PV Sindhu

Hyderabad, Aug 22 (IANS) Rio Olympics silver medalist P.V. Sindhu, who returned home Monday to a rousing reception, said she believed in herself and did not think of medals.

The star shuttler who created history by becoming the first Indian woman to claim silver medal at the Olympics, said she gave her best effort and took it match by match.

She believes the hardwork put in during the last two months and many sacrifices she, her parents and her coach Pullela Gopichand made paid off.

“It was my first Olympics. I was very excited. My aim was to play well and give my 100 percent. I never thought of medal. We took it match by match and prepared the strategy,” said Sindhu, who settled for silver after she went down fighting in the final against Spain’s Carolina Marin.

Asked if she had thought of going this far before Olympics, the 21-year-old said she just believed in herself.

“I just believed in myself. I went and I gave my 100 percent. I did it. When I went to Olympics I did not think I will play finals but then I believed in myself. I feel I have to give full effort in every match and results will come automatically,” she added.

Addressing a press conference after victory rally from the airport to Gachibowli Stadium and the civic reception here, Sindhu said she was happy that her dream of winning an Olympic medal came true in her first appearance.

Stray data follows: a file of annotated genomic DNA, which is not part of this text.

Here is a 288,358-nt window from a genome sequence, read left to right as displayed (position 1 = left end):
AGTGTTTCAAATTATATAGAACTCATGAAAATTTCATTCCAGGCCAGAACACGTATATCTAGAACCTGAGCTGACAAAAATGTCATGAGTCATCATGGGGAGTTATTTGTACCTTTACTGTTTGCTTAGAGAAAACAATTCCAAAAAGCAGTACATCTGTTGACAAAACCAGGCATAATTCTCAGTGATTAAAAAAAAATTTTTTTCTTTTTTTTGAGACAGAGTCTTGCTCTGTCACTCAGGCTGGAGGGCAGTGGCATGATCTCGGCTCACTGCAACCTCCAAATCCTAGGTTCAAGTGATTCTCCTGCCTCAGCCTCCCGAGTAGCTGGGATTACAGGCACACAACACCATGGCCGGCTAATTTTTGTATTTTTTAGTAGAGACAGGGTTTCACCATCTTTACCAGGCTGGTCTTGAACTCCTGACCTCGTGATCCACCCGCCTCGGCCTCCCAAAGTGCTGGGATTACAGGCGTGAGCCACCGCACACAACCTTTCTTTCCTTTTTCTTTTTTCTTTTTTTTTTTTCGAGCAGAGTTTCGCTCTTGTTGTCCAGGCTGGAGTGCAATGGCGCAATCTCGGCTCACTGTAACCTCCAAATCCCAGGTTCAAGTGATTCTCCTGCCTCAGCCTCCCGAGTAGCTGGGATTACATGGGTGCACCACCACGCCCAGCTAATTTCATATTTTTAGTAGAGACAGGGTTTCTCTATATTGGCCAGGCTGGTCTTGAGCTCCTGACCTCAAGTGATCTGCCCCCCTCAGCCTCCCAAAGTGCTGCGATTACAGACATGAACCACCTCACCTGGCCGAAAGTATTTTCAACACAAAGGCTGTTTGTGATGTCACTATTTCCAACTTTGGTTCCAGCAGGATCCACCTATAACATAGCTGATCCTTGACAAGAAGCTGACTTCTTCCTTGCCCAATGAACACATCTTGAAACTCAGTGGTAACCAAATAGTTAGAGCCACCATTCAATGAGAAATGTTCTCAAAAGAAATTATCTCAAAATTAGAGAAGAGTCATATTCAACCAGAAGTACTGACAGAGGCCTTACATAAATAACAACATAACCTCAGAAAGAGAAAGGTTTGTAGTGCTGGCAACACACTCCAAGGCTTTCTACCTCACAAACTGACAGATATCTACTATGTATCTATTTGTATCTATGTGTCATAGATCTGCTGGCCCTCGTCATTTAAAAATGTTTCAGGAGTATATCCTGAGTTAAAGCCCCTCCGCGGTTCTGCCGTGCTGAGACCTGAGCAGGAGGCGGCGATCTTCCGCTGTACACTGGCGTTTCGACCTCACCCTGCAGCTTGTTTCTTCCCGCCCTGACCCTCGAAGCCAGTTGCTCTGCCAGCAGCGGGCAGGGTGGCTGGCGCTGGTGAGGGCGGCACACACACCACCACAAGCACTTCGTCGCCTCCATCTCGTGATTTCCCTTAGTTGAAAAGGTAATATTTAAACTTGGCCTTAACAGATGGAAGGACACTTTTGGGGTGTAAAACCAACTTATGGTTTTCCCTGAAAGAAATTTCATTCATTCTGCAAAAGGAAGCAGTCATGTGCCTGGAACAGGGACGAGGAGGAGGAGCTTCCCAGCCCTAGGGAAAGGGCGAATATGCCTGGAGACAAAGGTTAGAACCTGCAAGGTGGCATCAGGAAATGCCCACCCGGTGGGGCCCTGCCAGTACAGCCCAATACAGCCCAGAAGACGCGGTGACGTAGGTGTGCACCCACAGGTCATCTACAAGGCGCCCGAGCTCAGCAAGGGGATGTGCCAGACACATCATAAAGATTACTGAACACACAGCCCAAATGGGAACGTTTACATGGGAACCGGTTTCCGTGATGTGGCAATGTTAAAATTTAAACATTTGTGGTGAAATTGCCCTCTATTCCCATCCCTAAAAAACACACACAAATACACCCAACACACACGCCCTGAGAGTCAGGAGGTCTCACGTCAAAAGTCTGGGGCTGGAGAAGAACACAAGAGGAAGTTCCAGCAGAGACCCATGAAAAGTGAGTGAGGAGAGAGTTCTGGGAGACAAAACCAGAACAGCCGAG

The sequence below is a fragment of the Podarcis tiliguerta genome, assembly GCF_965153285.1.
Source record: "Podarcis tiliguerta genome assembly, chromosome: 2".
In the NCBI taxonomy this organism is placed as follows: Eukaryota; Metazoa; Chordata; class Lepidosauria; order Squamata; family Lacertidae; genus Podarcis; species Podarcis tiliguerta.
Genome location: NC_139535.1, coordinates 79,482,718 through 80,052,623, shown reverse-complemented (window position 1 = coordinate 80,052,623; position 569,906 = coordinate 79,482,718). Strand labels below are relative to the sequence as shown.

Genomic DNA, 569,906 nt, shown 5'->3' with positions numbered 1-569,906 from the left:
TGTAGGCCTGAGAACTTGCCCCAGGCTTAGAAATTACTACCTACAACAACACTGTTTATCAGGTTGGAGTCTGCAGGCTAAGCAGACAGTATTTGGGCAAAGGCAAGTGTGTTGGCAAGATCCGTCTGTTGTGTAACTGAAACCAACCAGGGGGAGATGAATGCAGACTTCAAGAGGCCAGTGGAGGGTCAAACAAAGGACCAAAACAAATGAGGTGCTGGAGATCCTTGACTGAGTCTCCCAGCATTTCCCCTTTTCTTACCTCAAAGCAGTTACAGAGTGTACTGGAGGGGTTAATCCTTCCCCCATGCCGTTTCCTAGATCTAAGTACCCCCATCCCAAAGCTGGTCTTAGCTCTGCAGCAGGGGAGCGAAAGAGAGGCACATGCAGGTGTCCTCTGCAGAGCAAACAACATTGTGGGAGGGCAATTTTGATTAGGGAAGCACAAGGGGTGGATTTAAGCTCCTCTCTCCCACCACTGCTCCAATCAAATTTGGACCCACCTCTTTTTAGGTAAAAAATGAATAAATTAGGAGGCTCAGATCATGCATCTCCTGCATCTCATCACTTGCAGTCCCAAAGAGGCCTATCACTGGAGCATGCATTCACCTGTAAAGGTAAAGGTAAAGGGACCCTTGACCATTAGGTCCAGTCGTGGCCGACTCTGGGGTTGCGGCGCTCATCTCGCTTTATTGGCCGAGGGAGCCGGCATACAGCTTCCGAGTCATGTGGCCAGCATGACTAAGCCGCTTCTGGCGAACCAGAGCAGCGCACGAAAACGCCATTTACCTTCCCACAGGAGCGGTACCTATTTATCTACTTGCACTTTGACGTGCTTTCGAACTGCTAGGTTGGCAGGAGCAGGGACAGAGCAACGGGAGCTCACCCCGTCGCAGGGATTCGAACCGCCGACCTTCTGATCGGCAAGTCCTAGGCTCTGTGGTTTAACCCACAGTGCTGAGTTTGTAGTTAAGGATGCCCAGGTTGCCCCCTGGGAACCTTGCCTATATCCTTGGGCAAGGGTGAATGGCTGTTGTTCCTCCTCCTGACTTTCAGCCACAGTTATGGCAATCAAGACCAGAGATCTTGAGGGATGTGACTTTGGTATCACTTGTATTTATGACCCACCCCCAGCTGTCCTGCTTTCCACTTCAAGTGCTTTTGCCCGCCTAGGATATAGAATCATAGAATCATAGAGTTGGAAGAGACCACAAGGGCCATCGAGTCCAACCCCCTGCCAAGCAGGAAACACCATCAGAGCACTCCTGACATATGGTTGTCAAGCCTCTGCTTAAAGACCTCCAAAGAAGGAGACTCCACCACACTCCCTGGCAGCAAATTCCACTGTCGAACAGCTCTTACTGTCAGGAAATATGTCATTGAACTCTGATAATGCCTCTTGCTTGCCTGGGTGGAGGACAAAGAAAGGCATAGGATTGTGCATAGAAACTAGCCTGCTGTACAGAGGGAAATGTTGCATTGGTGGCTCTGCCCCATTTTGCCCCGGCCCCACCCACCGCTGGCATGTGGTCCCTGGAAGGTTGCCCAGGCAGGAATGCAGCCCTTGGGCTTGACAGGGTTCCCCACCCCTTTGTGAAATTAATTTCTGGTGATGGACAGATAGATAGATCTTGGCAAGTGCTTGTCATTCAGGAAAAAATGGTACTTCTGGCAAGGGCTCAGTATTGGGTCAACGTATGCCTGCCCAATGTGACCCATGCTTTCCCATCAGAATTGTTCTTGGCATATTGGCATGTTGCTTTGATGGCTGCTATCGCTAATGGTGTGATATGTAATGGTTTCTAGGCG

“I feel proud I have done this and got laurels to the country. It’s a great feeling. Responsiblities will always be high. Definitely I will keep up and move forward,” said the Hyderabadi when asked how she feels after overtaking Saina Nehwal as India’s leading woman shuttler.

She, however, praised Saina, saying she won many tournaments and has done a really great job.

When asked how she feels about people seeing her as a new role model and the tagline ‘Sindhuism’ being used to describe her aggressive game, Sindhu said it was a very different feeling.

“I did not have phone when I was there. Later, I was told about this fever. The feeling is different. Many said I am role model. All I would say is hard work is the key for success.”

Sindhu, the two-time bronze medallist at World Championship, plans to bring more laurels to country.

She gave the credit of her success to her parents and coach. “I am really thankful to parents. For me they made many sacrifices. I am here because of them,” she said.

About her coach Pullela Gopichand, she said she was lucky to have him as the coach.

“The last two months we really worked very hard and made many sacrifices that paid off. There were changes in the game and that helped me lot,” she said when asked about the aggression she showed on the courts.

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    The IANS was founded by Indian American publisher Gopal Raju as the India Abroad News Service. It was later renamed the Indo-Asian News Service.

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